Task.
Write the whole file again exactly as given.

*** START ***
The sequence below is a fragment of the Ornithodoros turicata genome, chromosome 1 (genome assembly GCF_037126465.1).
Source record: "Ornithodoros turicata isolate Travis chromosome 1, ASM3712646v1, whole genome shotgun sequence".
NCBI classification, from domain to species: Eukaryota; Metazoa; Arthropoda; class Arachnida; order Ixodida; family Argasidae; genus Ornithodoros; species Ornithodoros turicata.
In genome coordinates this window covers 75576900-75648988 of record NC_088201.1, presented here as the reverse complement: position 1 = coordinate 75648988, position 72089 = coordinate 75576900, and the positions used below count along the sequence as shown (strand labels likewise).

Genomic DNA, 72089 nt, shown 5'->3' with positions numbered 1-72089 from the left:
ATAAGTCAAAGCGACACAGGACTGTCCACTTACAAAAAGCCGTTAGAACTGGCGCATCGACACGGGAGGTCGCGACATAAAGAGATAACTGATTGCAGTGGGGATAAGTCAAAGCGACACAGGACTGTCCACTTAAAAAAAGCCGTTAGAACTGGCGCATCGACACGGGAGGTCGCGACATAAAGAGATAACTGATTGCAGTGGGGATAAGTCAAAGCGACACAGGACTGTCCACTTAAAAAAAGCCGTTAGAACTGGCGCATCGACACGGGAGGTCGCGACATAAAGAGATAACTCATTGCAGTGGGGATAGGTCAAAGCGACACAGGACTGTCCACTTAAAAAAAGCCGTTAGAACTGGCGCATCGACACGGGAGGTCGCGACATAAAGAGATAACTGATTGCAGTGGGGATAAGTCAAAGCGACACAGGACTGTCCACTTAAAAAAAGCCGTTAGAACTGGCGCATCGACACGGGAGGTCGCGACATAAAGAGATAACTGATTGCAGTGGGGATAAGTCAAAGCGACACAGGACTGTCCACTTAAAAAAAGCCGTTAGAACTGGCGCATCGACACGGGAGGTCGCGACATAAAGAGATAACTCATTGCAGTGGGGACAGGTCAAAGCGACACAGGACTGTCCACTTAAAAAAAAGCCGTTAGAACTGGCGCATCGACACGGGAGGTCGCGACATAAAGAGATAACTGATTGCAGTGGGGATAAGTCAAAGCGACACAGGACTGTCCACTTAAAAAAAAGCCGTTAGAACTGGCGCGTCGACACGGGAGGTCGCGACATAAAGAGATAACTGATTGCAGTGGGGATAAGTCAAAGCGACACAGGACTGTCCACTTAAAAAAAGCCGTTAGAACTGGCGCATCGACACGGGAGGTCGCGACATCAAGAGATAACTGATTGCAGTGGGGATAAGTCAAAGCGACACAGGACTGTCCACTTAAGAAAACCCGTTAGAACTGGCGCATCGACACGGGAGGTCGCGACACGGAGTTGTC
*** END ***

The sequence below is a fragment of the Ornithodoros turicata genome, chromosome 1 (genome assembly GCF_037126465.1).
Source record: "Ornithodoros turicata isolate Travis chromosome 1, ASM3712646v1, whole genome shotgun sequence".
NCBI classification, from domain to species: Eukaryota; Metazoa; Arthropoda; class Arachnida; order Ixodida; family Argasidae; genus Ornithodoros; species Ornithodoros turicata.
In genome coordinates this window covers 75576900-75648988 of record NC_088201.1, presented here as the reverse complement: position 1 = coordinate 75648988, position 72089 = coordinate 75576900, and the positions used below count along the sequence as shown (strand labels likewise).

Genomic DNA, 72089 nt, shown 5'->3' with positions numbered 1-72089 from the left:
ATAAGTCAAAGCGACACAGGACTGTCCACTTACAAAAAGCCGTTAGAACTGGCGCATCGACACGGGAGGTCGCGACATAAAGAGATAACTGATTGCAGTGGGGATAAGTCAAAGCGACACAGGACTGTCCACTTAAAAAAAGCCGTTAGAACTGGCGCATCGACACGGGAGGTCGCGACATAAAGAGATAACTGATTGCAGTGGGGATAAGTCAAAGCGACACAGGACTGTCCACTTAAAAAAAGCCGTTAGAACTGGCGCATCGACACGGGAGGTCGCGACATAAAGAGATAACTCATTGCAGTGGGGATAGGTCAAAGCGACACAGGACTGTCCACTTAAAAAAAGCCGTTAGAACTGGCGCATCGACACGGGAGGTCGCGACATAAAGAGATAACTGATTGCAGTGGGGATAAGTCAAAGCGACACAGGACTGTCCACTTAAAAAAAGCCGTTAGAACTGGCGCATCGACACGGGAGGTCGCGACATAAAGAGATAACTGATTGCAGTGGGGATAAGTCAAAGCGACACAGGACTGTCCACTTAAAAAAAGCCGTTAGAACTGGCGCATCGACACGGGAGGTCGCGACATAAAGAGATAACTCATTGCAGTGGGGACAGGTCAAAGCGACACAGGACTGTCCACTTAAAAAAAAGCCGTTAGAACTGGCGCATCGACACGGGAGGTCGCGACATAAAGAGATAACTGATTGCAGTGGGGATAAGTCAAAGCGACACAGGACTGTCCACTTAAAAAAAAGCCGTTAGAACTGGCGCGTCGACACGGGAGGTCGCGACATAAAGAGATAACTGATTGCAGTGGGGATAAGTCAAAGCGACACAGGACTGTCCACTTAAAAAAAGCCGTTAGAACTGGCGCATCGACACGGGAGGTCGCGACATCAAGAGATAACTGATTGCAGTGGGGATAAGTCAAAGCGACACAGGACTGTCCACTTAAGAAAACCCGTTAGAACTGGCGCATCGACACGGGAGGTCGCGACACGGAGTTGTC